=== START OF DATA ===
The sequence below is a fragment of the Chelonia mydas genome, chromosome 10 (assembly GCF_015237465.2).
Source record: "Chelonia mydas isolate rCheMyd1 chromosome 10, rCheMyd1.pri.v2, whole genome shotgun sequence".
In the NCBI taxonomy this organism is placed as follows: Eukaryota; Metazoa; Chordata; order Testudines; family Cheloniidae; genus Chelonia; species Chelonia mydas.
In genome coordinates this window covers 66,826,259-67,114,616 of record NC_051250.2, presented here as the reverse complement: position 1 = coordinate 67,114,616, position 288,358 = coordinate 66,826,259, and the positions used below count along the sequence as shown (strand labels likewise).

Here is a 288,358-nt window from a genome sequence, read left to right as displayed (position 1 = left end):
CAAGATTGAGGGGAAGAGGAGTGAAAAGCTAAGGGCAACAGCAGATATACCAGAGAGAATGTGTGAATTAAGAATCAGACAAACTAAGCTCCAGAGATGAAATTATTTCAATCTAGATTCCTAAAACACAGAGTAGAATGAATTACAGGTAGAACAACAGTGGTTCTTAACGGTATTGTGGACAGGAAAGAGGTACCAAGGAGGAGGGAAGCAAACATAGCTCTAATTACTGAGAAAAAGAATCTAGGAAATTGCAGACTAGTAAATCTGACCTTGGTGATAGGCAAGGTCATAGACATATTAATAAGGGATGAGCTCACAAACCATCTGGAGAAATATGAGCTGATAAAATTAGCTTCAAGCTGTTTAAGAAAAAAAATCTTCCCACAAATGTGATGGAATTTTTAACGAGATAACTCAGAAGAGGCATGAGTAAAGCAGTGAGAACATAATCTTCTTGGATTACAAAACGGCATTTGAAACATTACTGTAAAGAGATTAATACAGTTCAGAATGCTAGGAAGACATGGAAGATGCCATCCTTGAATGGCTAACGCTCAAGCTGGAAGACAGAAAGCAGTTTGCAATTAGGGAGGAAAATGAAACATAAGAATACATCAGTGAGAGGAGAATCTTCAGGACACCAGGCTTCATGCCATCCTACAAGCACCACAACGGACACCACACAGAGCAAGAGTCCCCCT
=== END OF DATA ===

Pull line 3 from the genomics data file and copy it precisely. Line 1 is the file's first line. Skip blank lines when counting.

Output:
In the NCBI taxonomy this organism is placed as follows: Eukaryota; Metazoa; Chordata; order Testudines; family Cheloniidae; genus Chelonia; species Chelonia mydas.